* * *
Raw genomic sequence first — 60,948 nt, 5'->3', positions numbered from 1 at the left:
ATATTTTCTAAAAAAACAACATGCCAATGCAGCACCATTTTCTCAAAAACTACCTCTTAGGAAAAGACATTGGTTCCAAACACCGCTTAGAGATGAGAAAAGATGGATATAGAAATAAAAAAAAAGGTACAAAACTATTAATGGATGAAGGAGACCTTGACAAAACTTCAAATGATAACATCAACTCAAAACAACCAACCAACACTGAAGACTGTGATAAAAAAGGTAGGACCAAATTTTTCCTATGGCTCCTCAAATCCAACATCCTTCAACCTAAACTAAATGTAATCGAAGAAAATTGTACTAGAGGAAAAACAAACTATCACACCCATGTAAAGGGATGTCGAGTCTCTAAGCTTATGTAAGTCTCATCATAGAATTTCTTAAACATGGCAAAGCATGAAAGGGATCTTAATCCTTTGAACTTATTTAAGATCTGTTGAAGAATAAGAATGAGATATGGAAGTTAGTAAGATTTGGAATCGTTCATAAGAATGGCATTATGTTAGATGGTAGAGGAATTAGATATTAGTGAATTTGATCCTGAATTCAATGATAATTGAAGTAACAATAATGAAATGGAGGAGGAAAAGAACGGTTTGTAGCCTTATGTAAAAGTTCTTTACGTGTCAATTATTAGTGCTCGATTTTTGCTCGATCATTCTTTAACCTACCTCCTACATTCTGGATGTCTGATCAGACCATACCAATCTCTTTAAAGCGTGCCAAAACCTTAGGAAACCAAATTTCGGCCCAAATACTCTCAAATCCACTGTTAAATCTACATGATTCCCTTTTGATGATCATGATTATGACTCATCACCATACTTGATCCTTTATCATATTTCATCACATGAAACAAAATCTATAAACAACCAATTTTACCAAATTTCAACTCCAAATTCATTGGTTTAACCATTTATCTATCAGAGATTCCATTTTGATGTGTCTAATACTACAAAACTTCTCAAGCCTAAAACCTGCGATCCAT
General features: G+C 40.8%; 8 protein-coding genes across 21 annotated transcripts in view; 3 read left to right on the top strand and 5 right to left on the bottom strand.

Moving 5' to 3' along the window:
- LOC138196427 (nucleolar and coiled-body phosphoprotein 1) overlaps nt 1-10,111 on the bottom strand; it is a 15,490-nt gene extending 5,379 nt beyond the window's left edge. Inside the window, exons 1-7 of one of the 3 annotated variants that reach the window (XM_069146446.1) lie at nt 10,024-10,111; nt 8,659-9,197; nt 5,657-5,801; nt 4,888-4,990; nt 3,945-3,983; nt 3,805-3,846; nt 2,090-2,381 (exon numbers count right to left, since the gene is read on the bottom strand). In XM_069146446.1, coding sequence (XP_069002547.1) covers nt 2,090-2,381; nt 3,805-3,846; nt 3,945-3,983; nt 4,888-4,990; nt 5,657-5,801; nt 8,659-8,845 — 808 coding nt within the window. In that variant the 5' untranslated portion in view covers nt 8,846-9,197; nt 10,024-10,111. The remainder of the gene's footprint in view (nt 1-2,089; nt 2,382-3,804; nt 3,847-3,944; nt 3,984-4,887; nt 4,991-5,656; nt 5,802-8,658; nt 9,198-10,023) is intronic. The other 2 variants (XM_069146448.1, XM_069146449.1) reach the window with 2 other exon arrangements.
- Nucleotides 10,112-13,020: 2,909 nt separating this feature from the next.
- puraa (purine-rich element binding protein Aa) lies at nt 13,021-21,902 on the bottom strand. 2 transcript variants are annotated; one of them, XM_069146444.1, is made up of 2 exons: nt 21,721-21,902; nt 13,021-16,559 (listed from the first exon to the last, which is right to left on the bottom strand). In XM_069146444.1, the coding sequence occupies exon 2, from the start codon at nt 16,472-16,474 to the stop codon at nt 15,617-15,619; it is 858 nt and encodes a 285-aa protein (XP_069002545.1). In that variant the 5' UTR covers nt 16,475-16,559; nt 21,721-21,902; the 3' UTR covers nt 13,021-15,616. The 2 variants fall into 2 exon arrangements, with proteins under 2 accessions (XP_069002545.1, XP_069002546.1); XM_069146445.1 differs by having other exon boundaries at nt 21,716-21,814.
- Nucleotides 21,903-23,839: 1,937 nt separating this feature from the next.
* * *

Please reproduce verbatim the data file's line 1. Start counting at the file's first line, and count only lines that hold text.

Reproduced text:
Raw genomic sequence first — 60,948 nt, 5'->3', positions numbered from 1 at the left: